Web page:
The Alfi chair is the product of a 2015 collaboration between British furniture-maker Jasper Morrison and American manufacturer Emeco. ­The chair’s simplicity expresses Morrison’s concept of “Super Normal” design, whereby objects are significant because of their everyday usefulness. The chair’s sturdy stance is in line with Emeco’s history as a manufacturer that prides itself in producing durable furnishings that last a lifetime. The company’s first products drew on the ability of local craftsmen and used scrap aluminum to create chairs, tables, and lockers for the American government. Emeco is most famous for their collaboration with Alcoa experts on the 1006 Navy Chair made of recycled aluminum that has been used on Navy vessels since 1944. Their products are made to be timeless, simple, comfortable, and strong, and use carefully chosen materials. In order to make products that fit these ideals, Emeco handcrafts items that will last generations, which is how they define “sustainability.”

A fine example of Emeco’s commitment to environmentally intelligent solutions, the Alfi seat and back, made in Vermont, are formed out of 100% reclaimed post-industrial waste, using 92.5 per cent polypropylene combined with 7.5 per cent wood fibre. Wood polymers are composites made from reclaimed industrial polypropylene waste collected from the plastic manufacturing industry and reclaimed wood fiber, sawdust, or shavings from the lumber industry. The legs, made from responsibly harvested ash wood, are formed by Amish craftsmen in the Lancaster, Pennsylvania area near the Emeco headquarters. The chair boasts a simple and smooth silhouette with an elliptical hole in the back of the seat that is designed to aid carrying and moving. This chair’s beautiful pragmatism and accessibility, in terms of both design and cost, meet the needs of contemporary living in a desirable way.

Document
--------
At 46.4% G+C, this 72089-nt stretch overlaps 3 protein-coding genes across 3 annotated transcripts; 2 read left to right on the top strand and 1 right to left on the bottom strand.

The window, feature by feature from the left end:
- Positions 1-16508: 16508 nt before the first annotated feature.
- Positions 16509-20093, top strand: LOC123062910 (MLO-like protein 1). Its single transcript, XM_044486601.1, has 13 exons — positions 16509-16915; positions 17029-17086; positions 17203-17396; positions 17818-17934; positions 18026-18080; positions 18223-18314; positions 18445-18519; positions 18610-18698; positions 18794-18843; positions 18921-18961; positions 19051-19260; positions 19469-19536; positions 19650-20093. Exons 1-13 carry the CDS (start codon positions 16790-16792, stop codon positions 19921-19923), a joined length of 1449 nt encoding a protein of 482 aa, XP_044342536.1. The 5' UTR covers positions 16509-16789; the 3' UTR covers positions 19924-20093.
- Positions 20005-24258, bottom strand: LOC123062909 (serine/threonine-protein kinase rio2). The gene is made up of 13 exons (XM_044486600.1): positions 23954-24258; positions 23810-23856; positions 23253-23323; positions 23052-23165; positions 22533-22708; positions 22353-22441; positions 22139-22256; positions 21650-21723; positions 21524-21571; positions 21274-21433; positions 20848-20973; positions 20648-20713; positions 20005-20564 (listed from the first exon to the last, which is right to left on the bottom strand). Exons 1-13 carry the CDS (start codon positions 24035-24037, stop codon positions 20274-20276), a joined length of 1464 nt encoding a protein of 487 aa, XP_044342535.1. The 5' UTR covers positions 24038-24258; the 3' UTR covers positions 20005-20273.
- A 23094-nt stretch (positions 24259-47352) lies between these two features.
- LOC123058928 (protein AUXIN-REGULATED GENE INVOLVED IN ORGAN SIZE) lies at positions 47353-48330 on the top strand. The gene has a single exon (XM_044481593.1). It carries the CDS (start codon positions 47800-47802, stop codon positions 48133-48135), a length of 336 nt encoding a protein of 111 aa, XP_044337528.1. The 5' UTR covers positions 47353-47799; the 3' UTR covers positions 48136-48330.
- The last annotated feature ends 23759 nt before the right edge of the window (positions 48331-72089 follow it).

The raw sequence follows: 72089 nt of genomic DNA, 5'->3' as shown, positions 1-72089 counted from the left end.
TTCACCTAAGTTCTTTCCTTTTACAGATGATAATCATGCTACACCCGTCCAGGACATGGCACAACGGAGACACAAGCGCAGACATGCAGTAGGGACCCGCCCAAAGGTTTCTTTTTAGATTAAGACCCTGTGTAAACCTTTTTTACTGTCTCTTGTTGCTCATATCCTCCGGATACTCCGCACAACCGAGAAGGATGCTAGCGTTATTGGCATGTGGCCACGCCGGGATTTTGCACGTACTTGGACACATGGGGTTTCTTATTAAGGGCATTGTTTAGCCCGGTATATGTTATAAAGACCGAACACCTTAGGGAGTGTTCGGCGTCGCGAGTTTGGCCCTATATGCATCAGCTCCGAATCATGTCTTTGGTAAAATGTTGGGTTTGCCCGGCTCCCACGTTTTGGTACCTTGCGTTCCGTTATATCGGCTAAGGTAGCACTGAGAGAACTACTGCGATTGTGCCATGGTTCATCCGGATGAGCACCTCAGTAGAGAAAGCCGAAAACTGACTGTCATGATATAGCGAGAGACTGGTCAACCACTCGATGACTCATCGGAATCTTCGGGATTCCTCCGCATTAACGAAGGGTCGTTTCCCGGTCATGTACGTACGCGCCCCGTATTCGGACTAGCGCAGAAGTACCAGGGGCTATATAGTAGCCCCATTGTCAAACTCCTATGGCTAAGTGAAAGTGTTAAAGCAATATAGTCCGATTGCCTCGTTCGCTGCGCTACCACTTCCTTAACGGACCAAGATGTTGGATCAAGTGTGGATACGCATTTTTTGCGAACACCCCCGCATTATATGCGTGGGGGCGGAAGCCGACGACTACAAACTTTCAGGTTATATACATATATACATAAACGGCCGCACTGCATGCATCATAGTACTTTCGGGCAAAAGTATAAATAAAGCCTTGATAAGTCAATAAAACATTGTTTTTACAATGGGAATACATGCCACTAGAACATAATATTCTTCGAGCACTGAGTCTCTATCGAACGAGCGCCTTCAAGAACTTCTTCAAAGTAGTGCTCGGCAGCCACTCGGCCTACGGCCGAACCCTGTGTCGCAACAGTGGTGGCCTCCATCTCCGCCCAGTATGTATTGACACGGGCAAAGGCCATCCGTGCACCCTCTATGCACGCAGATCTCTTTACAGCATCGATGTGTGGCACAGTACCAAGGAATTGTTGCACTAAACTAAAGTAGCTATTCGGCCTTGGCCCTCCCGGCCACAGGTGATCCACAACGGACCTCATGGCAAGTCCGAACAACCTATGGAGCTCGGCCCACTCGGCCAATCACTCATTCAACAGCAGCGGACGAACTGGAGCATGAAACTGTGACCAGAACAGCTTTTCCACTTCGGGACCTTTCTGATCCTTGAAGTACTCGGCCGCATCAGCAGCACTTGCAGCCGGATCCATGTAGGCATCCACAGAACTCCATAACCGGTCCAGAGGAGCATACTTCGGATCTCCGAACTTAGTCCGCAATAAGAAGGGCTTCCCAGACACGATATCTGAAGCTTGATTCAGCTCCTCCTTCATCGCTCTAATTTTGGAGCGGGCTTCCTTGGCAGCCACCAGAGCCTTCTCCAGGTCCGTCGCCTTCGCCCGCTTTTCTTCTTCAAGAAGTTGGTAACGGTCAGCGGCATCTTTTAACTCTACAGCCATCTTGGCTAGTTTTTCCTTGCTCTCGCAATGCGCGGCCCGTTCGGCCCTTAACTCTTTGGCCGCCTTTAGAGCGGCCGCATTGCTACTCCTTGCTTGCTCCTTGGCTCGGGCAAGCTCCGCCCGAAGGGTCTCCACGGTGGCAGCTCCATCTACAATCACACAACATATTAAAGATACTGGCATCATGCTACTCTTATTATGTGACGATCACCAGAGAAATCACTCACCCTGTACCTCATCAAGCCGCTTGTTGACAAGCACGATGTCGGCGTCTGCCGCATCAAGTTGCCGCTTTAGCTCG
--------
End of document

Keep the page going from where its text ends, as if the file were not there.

The Alfi Chair is included in Making | Breaking: New Arrivals, on view through October 29th.

Emily Orr is Assistant Curator of Modern and Contemporary American Design at Cooper Hewitt, Smithsonian Design Museum

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